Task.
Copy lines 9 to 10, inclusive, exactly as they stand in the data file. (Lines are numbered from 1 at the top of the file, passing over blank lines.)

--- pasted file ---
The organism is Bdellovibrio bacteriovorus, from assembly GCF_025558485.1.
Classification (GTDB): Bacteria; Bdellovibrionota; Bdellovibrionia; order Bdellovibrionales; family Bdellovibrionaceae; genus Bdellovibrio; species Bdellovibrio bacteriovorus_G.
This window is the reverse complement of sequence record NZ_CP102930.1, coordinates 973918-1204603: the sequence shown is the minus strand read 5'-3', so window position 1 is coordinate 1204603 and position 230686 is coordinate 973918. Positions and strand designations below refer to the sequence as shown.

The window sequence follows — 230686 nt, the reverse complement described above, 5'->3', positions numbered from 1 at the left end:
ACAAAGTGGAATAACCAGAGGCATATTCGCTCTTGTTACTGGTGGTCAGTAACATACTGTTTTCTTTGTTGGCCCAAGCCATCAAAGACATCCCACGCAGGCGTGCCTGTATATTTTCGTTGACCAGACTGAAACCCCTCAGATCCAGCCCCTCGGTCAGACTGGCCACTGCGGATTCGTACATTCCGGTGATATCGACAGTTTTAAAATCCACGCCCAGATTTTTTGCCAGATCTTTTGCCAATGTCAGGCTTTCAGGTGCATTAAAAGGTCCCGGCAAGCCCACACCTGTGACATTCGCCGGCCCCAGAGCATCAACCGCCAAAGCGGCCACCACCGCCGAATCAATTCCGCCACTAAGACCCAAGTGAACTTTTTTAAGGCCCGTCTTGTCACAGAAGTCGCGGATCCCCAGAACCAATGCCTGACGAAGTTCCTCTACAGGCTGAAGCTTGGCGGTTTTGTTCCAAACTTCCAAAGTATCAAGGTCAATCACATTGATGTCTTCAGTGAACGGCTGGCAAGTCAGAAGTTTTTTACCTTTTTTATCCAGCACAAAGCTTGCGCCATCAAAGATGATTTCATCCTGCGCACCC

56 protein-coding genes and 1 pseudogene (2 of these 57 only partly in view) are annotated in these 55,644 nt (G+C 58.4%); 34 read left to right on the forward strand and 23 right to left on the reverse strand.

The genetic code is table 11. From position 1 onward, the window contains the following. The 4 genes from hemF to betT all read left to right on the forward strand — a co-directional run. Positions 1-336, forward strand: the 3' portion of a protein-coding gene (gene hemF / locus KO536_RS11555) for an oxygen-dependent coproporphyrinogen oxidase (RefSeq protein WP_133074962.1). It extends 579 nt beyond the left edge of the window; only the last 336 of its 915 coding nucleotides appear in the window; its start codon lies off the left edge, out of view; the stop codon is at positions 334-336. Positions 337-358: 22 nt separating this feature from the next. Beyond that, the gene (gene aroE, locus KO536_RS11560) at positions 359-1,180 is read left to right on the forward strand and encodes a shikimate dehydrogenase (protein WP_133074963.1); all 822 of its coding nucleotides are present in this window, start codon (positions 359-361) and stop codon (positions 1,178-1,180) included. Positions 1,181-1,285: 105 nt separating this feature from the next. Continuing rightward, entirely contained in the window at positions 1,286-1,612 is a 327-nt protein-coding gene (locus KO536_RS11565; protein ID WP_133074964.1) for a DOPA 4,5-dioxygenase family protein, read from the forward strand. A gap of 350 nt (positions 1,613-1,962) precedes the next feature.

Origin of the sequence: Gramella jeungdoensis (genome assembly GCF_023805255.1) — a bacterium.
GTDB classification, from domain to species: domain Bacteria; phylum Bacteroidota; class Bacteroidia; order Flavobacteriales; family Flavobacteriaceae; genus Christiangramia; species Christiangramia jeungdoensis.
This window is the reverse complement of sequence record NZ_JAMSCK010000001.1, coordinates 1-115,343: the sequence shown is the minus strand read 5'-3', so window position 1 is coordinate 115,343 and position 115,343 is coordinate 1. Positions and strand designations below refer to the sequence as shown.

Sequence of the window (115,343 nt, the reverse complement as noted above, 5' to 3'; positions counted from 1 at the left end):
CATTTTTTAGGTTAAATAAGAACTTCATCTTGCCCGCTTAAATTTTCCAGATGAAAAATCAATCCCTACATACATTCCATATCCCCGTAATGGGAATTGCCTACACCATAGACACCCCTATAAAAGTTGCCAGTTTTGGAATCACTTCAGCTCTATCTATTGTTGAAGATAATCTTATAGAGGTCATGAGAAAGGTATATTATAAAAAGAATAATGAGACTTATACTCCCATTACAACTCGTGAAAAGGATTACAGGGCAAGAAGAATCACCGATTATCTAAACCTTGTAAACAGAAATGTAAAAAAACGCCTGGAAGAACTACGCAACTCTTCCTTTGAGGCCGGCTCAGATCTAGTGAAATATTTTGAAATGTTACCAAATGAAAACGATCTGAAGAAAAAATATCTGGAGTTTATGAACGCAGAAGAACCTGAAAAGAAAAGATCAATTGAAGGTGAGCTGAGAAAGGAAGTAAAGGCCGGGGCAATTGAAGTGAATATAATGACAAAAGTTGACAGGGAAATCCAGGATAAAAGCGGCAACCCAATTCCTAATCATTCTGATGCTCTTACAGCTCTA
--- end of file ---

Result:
GTDB classification, from domain to species: domain Bacteria; phylum Bacteroidota; class Bacteroidia; order Flavobacteriales; family Flavobacteriaceae; genus Christiangramia; species Christiangramia jeungdoensis.
This window is the reverse complement of sequence record NZ_JAMSCK010000001.1, coordinates 1-115,343: the sequence shown is the minus strand read 5'-3', so window position 1 is coordinate 115,343 and position 115,343 is coordinate 1. Positions and strand designations below refer to the sequence as shown.